NESG Dialogue: Stakeholders Call For Competitive Agric Seeds Industry in Nigeria


Monday, August 26, 2019 / 1.50PM /  Ottoabasi Abasiekong for Proshare WebTV / Header Image Credit: WebTV


Stakeholders made a strong case last week for a competitive seeds industry in Nigeria, that will contribute to the growth and development of a virile Agricultural sector. 

Improved seed development was part of the resolutions at the consultative dialogue hosted by the Nigeria economic summit group, NESG, in partnership with the National Agricultural Seeds Council. 

The forum, hosted in Lagos, was an opportunity for major participants in the agricultural seeds value chain to discuss and explore ways of improving the industry. 

Giving her opening remarks the Head, Think-Thank Operations, NESG, Feyisayo Ajayi, said that the dialogue was an opportunity to assess the recently signed National Agricultural Seeds Council Act, 2019 by the President and the impact it will have on the Nigerian economy through a viable Agricultural sector.

Speaking at the event the Director-General of the National Agricultural Seeds Council, NASC stressed the fact that agro-seeds serve as the panacea to food security in the country. 

According to him the right legislations, policies and regulations will help to boost the Nigerian seeds industry and the value chain. 

He noted that access to improved crop varieties would lead to bumper harvest for farmers, which is good for agricultural production and sectorial contribution to the economy. 

Dr. Ojo also said part of the objective of the NASC is to reposition Nigeria as a leading seeds industry in the globe. 

Based on the role of the council, the Director-General added that the focus was to galvanize efforts and ensure that smallholder farmers plant quality seeds, that will translate to food security. 

The Vice-Chairman of the Nigerian-Agribusiness Group, NABG Mr. Emmanuel Ijewere lauded the collaboration between NESG - NASC describing it as a partnership that will deepen the Agricultural sector in the nation. 

He noted that the NESG has a Food Security and Agric Policy Commission that has been at the forefront of policy advocacy for the sector, and has been instrumental to key reforms in the agro space. 

In his presentation on the dynamics of the 2019 National Agricultural Seeds Council Act, Mr. Folarin Okelola of the council highlighted the functions of the NASC, which include the following;

  • Advise the Federal Government on the organization, management and financing of seed programs.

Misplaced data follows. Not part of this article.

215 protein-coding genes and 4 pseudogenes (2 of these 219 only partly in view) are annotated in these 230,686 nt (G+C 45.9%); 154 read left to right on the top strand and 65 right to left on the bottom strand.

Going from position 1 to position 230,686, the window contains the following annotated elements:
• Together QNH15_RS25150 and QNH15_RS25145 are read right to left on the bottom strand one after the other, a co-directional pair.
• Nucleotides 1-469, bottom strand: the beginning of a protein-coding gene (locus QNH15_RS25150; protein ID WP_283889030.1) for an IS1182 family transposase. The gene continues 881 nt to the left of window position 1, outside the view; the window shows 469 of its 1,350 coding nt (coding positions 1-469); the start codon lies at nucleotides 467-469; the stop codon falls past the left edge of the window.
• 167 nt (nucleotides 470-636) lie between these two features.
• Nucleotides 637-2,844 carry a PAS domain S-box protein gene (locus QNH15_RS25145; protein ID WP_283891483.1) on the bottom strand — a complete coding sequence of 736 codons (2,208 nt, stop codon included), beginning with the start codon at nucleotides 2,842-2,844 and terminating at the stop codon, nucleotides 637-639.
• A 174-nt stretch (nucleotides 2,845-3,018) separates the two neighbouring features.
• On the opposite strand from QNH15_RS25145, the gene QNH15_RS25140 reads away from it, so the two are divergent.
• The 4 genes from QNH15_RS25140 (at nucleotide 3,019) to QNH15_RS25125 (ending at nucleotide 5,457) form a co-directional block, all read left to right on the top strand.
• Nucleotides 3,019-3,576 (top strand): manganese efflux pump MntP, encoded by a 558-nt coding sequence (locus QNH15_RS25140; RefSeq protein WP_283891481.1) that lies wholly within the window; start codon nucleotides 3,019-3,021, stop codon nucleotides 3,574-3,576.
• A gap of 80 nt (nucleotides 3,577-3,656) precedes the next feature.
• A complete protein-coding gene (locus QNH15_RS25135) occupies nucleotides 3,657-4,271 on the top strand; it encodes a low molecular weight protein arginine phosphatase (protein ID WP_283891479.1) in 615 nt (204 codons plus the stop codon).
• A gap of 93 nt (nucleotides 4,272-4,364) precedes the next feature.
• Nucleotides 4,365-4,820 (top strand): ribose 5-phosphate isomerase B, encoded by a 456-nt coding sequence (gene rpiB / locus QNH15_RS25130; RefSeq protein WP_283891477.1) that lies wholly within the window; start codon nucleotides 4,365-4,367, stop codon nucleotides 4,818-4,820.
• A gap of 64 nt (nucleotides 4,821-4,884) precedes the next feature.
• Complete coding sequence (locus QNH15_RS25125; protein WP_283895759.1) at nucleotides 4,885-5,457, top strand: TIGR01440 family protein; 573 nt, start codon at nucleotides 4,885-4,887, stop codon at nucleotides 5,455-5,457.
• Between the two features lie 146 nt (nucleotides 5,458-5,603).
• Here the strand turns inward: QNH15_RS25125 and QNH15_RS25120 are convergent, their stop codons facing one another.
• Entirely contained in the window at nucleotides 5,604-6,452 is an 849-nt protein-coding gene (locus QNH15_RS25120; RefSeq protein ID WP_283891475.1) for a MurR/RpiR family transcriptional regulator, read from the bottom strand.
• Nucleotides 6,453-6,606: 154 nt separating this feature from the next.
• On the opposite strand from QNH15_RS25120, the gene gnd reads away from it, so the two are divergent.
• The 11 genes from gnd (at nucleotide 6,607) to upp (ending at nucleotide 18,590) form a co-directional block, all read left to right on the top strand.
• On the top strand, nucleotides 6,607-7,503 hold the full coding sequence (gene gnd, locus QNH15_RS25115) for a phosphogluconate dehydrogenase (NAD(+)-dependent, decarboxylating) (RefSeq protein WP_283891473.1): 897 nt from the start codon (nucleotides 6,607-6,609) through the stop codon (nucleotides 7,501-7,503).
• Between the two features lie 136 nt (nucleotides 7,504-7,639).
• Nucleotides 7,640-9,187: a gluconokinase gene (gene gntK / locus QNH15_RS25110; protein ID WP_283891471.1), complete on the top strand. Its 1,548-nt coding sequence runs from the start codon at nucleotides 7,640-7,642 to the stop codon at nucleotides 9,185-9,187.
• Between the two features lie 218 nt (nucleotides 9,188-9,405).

•  Approve seed standards
  • Advise the national research system on the changing pattern of seed demand and farmers needs
  • Regulate the seed industry in Nigeria

For the key improvements that Nigerians should expect from the 2019 NASC Act,  Okelola identified the key areas to include;

  • Modification of Penalty for Infringements
  • More options for quality assurance: Improved certification process
  • Certification of planting materials: Involves approval of categories of planting materials for certification purposes.
  • Plant Variety Protection (PVP): This entails the  protection of breeders and farmers rights
  • Supervising Seed Importation: The NASC will supervise the process of import or export of seeds in Nigeria.

The benefits of the NASC to Nigeria are immense, and top amongst them are;

  • It will afford farmers access to improved seeds, and this will have an impact on the yields obtained from crops.
  • The NASC Act 2019 will lead to improved foreign exchange earnings and revenue for the government of Nigeria.

Speaking further Mr. Folarin Okelola also informed stakeholders that Nigeria through the National Agricultural Seeds Council, achieved the feat as the first African nation to achieve digital seed certification.

The event also featured a panel session and an interactive session where the following issues were raised for the improvement of the seeds industry and agro sector;

  • The need for ease of access to seeds for Farmers
  • Increased publicity of the activities of  the NASC to farmers in the country
  • The need for more collaborations between NASC and other agencies, international organizations and agro-based groups.
  • The need to increase the activities of agric extension workers in the country.
  • The need for improved financing measures with an affordable interest rate regime for farmers.

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